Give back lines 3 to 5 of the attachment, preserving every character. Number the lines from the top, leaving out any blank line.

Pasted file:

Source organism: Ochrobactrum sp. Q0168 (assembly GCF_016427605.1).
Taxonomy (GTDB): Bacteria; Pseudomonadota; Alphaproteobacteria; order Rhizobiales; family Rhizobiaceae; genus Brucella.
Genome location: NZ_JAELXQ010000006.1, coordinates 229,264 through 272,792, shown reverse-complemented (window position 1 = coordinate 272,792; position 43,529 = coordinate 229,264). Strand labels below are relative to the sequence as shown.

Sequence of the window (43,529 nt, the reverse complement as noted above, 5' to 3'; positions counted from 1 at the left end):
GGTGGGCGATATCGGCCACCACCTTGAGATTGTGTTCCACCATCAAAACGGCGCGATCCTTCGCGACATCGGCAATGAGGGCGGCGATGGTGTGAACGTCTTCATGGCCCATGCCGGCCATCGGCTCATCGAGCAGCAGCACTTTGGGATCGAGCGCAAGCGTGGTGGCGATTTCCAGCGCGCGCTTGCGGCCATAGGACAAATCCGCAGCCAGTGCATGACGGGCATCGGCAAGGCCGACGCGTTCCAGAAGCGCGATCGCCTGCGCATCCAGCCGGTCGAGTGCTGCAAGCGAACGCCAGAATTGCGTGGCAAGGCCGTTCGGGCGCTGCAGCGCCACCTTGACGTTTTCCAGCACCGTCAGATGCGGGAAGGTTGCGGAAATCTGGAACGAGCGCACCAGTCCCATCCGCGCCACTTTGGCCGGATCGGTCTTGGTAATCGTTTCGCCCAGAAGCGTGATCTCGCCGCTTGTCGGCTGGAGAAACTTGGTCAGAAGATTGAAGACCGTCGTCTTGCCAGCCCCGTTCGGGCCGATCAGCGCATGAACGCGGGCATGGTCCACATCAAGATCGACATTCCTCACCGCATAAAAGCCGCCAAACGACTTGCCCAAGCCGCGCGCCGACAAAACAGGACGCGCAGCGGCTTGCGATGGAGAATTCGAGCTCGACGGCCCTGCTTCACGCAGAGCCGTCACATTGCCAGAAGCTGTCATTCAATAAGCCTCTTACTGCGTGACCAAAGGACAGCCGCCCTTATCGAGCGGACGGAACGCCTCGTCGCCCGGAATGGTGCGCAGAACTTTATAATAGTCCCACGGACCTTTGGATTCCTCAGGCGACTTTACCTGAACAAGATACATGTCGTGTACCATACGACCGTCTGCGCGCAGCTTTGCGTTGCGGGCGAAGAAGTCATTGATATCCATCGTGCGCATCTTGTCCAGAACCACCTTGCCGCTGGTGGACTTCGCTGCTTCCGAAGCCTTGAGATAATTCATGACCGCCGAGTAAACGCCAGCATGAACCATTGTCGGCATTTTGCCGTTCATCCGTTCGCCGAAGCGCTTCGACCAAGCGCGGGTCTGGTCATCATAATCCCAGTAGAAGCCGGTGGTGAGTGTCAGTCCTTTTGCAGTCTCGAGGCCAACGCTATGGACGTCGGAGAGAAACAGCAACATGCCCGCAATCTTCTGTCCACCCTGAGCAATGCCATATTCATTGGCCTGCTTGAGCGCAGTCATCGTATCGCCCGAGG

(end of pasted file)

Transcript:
Genome location: NZ_JAELXQ010000006.1, coordinates 229,264 through 272,792, shown reverse-complemented (window position 1 = coordinate 272,792; position 43,529 = coordinate 229,264). Strand labels below are relative to the sequence as shown.

Sequence of the window (43,529 nt, the reverse complement as noted above, 5' to 3'; positions counted from 1 at the left end):
GGTGGGCGATATCGGCCACCACCTTGAGATTGTGTTCCACCATCAAAACGGCGCGATCCTTCGCGACATCGGCAATGAGGGCGGCGATGGTGTGAACGTCTTCATGGCCCATGCCGGCCATCGGCTCATCGAGCAGCAGCACTTTGGGATCGAGCGCAAGCGTGGTGGCGATTTCCAGCGCGCGCTTGCGGCCATAGGACAAATCCGCAGCCAGTGCATGACGGGCATCGGCAAGGCCGACGCGTTCCAGAAGCGCGATCGCCTGCGCATCCAGCCGGTCGAGTGCTGCAAGCGAACGCCAGAATTGCGTGGCAAGGCCGTTCGGGCGCTGCAGCGCCACCTTGACGTTTTCCAGCACCGTCAGATGCGGGAAGGTTGCGGAAATCTGGAACGAGCGCACCAGTCCCATCCGCGCCACTTTGGCCGGATCGGTCTTGGTAATCGTTTCGCCCAGAAGCGTGATCTCGCCGCTTGTCGGCTGGAGAAACTTGGTCAGAAGATTGAAGACCGTCGTCTTGCCAGCCCCGTTCGGGCCGATCAGCGCATGAACGCGGGCATGGTCCACATCAAGATCGACATTCCTCACCGCATAAAAGCCGCCAAACGACTTGCCCAAGCCGCGCGCCGACAAAACAGGACGCGCAGCGGCTTGCGATGGAGAATTCGAGCTCGACGGCCCTGCTTCACGCAGAGCCGTCACATTGCCAGAAGCTGTCATTCAATAAGCCTCTTACTGCGTGACCAAAGGACAGCCGCCCTTATCGAGCGGACGGAACGCCTCGTCGCCCGGAATGGTGCGCAGAACTTTATAATAGTCCCACGGACCTTTGGATTCCTCAGGCGACTTTACCTGAACAAGATACATGTCGTGTACCATACGACCGTCTGCGCGCAGCTTTGCGTTGCGGGCGAAGAAGTCATTGATATCCATCGTGCGCATCTTGTCCAGAACCACCTTGCCGCTGGTGGACTTCGCTGCTTCCGAAGCCTTGAGATAATTCATGACCGCCGAGTAAACGCCAGCATGAACCATTGTCGGCATTTTGCCGTTCATCCGTTCGCCGAAGCGCTTCGACCAAGCGCGGGTCTGGTCATCATAATCCCAGTAGAAGCCGGTGGTGAGTGTCAGTCCTTTTGCAGTCTCGAGGCCAACGCTATGGACGTCGGAGAGAAACAGCAACATGCCCGCAATCTTCTGTCCACCCTGAGCAATGCCATATTCATTGGCCTGCTTGAGCGCAGTCATCGTATCGCCCGAGG